Taunted by the glossy pages of magazine covers, the silky look of the vibrant television screen, the easy access we all have allows us to alter our imperfections.
Our skin is a maze. It has bumps, discoloration, hair, wrinkles, and curves. Our skin is a maze of “I like this, but I don’t like that.” It makes us who we are, and yet, we criticize it like it’s our worst enemies.
We have grown up on this idea of perfection, from the stick-thin blonde barbie dolls we played with as a child, to the princesses in our favorite movies. People will tell you “don’t worry, nobody is perfect,’’ and yet, they will still buy us magazines with models on the cover and let us watch animations of little girls that don’t have a single hair out of place. By doing these things, these seemingly normal things, we have unintentionally learned that perfection is possible, but we are just aren’t good enough to obtain it.
That simple, yet toxic, thought is what for so many years, too many years, I built my beliefs around. I felt like I wasn’t good enough; I felt like that perfection was a concept reserved only for those on-screen or in papers. That, although perfection was possible, I just wasn’t able to get there because my handwriting wasn’t precise enough or my once baby smooth skin got little bumps and imperfections all over it.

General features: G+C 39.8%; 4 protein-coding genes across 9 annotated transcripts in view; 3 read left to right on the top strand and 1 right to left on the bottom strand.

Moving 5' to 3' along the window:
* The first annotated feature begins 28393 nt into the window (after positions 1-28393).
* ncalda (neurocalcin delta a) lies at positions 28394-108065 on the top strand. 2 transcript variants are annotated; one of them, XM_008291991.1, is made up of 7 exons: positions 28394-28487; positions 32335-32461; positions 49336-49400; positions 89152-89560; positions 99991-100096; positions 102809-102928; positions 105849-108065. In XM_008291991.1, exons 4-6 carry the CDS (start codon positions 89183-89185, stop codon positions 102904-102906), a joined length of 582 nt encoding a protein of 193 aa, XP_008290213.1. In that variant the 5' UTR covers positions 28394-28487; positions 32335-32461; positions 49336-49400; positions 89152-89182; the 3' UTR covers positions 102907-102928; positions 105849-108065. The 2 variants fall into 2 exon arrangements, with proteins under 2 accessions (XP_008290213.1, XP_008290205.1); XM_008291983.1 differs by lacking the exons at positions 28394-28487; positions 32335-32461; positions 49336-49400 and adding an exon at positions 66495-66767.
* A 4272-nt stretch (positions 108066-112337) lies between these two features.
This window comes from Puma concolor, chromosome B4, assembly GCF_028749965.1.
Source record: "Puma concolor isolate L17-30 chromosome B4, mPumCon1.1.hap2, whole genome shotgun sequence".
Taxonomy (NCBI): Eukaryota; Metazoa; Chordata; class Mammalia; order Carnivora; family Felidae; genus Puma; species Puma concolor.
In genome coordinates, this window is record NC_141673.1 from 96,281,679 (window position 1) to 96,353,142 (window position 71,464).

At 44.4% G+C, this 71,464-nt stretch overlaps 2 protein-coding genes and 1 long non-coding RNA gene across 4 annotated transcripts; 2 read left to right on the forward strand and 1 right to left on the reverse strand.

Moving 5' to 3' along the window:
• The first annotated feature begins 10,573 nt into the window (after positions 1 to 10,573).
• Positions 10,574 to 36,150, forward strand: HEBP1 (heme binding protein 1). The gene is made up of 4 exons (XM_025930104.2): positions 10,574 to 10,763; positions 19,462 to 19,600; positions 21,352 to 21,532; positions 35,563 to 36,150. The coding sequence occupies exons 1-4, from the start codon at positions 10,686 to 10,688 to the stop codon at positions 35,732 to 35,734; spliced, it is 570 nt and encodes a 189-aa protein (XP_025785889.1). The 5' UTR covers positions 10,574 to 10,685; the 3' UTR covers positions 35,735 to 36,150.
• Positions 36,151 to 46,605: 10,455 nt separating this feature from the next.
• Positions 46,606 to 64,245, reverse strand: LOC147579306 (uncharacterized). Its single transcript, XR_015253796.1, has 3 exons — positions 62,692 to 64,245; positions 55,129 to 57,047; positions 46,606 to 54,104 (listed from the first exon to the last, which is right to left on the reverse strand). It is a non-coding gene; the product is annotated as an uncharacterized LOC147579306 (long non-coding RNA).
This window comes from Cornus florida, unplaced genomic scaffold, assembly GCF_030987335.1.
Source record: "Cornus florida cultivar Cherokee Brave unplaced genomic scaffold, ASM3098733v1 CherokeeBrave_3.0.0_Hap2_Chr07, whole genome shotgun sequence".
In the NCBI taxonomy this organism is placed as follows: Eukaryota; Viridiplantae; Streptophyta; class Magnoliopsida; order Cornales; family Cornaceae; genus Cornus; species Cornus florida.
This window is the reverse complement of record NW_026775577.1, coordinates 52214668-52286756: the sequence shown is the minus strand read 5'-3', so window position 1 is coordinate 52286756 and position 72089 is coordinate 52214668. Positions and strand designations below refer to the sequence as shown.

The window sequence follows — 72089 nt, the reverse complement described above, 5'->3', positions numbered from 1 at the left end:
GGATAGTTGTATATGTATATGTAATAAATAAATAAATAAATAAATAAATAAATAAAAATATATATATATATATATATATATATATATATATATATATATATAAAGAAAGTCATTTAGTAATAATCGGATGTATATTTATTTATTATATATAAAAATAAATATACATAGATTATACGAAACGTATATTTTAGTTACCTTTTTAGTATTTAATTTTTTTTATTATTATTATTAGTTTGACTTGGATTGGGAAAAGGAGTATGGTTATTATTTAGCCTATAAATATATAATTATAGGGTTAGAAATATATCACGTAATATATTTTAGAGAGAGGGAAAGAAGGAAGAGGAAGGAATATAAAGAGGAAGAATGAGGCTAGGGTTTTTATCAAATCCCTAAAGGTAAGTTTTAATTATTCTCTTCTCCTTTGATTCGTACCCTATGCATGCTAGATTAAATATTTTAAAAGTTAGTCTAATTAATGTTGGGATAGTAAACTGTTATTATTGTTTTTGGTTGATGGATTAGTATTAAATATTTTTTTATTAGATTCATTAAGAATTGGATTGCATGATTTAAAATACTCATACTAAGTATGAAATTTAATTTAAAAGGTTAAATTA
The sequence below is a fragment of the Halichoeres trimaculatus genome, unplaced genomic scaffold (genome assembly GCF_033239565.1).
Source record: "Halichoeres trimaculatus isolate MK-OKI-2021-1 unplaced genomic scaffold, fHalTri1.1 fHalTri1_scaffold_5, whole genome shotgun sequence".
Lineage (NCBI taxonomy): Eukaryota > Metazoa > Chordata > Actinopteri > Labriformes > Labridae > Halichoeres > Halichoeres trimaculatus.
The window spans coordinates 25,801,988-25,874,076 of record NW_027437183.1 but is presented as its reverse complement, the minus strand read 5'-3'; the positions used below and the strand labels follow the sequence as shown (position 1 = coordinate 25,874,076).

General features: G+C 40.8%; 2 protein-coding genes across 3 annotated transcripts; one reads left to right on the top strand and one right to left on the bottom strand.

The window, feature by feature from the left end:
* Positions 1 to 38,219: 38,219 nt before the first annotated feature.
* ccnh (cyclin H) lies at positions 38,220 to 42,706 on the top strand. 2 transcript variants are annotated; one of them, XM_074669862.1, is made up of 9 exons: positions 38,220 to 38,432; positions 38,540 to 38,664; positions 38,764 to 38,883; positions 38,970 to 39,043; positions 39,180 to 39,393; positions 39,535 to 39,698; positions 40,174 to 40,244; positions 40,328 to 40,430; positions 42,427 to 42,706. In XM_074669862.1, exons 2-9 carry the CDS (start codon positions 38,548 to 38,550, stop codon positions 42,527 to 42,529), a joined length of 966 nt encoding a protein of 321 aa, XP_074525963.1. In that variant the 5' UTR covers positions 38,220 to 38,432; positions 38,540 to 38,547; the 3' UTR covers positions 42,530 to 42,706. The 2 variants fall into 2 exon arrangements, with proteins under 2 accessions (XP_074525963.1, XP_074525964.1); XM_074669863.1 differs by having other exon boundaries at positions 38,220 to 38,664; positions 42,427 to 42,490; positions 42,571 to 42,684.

Then I realized everybody has problems. Maybe not in the magazines, but that’s because magazines are paper, not flesh. And the real human people, the ones I see in my everyday life, they all have imperfections just like me, and I loved them more for it. I didn’t judge them or base their self-worth off how they looked. I based it off of how they treated me.
My skin, my body, my life is flawed. However, the flaws are what teach me how to be better. Not how to be perfect, just how to be better. Because perfection is unattainable, but improvement is always possible as long as you are willing to put in the work.
So don’t strive for perfection, because by doing that you are setting yourself up for disappointment. But instead, strive towards being your best self, and soon, once you have kept this concept of being a good person in the back of your mind, the glossy pages of the magazine covers and the childhood barbie doll will start to fade into background noise.
As the noise gets quieter and quieter, you will start to have time for the things that actually matter in life. Like knowing that someone, somewhere, cares about you and loves your imperfections. Each bump, curve, wrinkle, and misplaced hair that you used to hate, will soon seem so minor compared to every other aspect of what makes you, you.